Oldvader: U.S. farm debt is estimated to decline approximately 4 percent in 2010 from $245 billion to $235 billion. Most of the decrease is in the non-real estate sector, reflecting reduced demand for operating credit as well as restraint on capital purchases. FCS Financial’s traditional producer portfolio remains relatively constant, while agribusiness volume has declined. We expect our overall loan volume to decline approximately 3 percent for 2010. USDA forecasts that net farm income will rise by approximately 25 percent for 2010, driven primarily by renewed livestock earnings. Farm foreclosures remain subdued locally and nationally. Agriculture remains strong, even during a period of severe economic challenge. Perhaps lessons from the past paid dividends for farmers and lenders. I anticipate increased lending activities for 2011, with no increase in foreclosures.

Duffy: I think the worst of the livestock problems are behind us. But some people are still in trouble. Farmers in areas with poor harvests will be especially vulnerable.


Can producers access credit?

Oldvader: Due to agriculture’s strength, most lenders have not retreated from financing producers, with some exceptions in major livestock expansions or start-up operations. Credit appears to be readily available for creditworthy borrowers. Less than stellar credits may require additional collateral or shorter loan maturities. The cost of money remains a bright spot. In September, the Federal Reserve noted that the anemic economic recovery would result in an extended period of low interest rates. Little will be done to adjust rates until the country experiences sustained increases in manufacturing, notable reductions in unemployment, and stability in the housing industry. These moons may not align for 12 to 18 months.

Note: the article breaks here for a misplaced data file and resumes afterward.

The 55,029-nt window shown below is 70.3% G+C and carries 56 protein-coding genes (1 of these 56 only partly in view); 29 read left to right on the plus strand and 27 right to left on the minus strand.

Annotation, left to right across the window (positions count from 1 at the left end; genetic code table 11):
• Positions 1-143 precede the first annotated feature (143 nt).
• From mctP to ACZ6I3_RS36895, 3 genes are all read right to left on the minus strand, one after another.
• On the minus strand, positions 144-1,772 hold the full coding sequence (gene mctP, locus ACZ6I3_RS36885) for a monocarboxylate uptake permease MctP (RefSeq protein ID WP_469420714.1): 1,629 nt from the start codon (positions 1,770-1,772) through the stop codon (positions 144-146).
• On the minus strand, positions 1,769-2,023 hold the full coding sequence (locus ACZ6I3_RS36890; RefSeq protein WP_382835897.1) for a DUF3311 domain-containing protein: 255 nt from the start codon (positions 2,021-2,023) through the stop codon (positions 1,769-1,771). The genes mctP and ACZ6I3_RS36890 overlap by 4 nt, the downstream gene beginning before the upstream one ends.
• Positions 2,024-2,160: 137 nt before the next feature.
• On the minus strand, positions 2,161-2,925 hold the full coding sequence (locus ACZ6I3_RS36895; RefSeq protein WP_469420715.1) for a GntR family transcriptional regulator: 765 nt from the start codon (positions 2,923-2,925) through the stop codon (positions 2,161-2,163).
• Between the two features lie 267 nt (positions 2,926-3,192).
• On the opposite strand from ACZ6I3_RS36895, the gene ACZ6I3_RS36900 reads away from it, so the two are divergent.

Duffy: Lender surveys show that credit is available. There may be some higher down payments but, for the most part, people with good credit ratings shouldn’t have trouble getting money.


Does the dollar still move exports?

Westhoff: The dollar remains an important factor, but it’s far from the only one. Agricultural export demand also depends on the weather and the strength of the global economic recovery. This year, the drop in grain production in Russia and neighboring countries creates an opportunity for increased U.S. exports of wheat and other crops. Likewise, continued growth in Chinese livestock production and feed demand creates a growing market for U.S. soybeans.

Oldvader: The supply/demand needs of our trading partners remain the biggest motivator. Most leading U.S. ag customers are doing well. That, plus a weakened dollar, continues demand that began in 2009 to supply major economies with grains and animal protein. At this writing, the dollar continues to weaken against currencies of major U.S. ag importers like China, Japan, and Canada. This erosion is based on speculation that the Federal Reserve may implement additional programs to stimulate the economy. Look for exports to continue to support farm prices, but be mindful that the dollar is not the sole premise driving exports. Trade barriers, vital sanitary standards, and market shocks such as H1N1 all create volatility.

Duffy: Trouble around the Caspian Sea area has limited the amount of wheat available in world markets, helping to move U.S. exports. Exports will be okay in 2011, but nothing spectacular. We are still trying to get out of this economic situation.


How can we manage risk?

Westhoff: Producers have a wide range of tools at their disposal. As we saw in 2008 and 2009, when there is a widespread economic downturn, it’s more difficult to manage downside risk. Diversification, for example, doesn’t do much good if everything moves lower. Farmers should prepare for continued market volatility. Federal budgetary pressures related to the next Farm Bill might affect the government’s farm safety net.